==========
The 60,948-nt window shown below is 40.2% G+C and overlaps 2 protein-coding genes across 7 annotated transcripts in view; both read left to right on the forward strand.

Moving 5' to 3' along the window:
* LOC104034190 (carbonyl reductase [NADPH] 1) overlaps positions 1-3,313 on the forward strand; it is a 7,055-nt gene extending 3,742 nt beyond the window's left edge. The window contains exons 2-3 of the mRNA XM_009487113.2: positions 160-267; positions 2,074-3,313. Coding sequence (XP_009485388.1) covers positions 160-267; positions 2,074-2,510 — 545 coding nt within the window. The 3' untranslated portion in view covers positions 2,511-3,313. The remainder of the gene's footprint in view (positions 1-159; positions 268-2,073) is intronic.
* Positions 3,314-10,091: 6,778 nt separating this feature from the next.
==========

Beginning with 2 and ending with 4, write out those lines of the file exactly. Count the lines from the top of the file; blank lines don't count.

Moving 5' to 3' along the window:
* LOC104034190 (carbonyl reductase [NADPH] 1) overlaps positions 1-3,313 on the forward strand; it is a 7,055-nt gene extending 3,742 nt beyond the window's left edge. The window contains exons 2-3 of the mRNA XM_009487113.2: positions 160-267; positions 2,074-3,313. Coding sequence (XP_009485388.1) covers positions 160-267; positions 2,074-2,510 — 545 coding nt within the window. The 3' untranslated portion in view covers positions 2,511-3,313. The remainder of the gene's footprint in view (positions 1-159; positions 268-2,073) is intronic.
* Positions 3,314-10,091: 6,778 nt separating this feature from the next.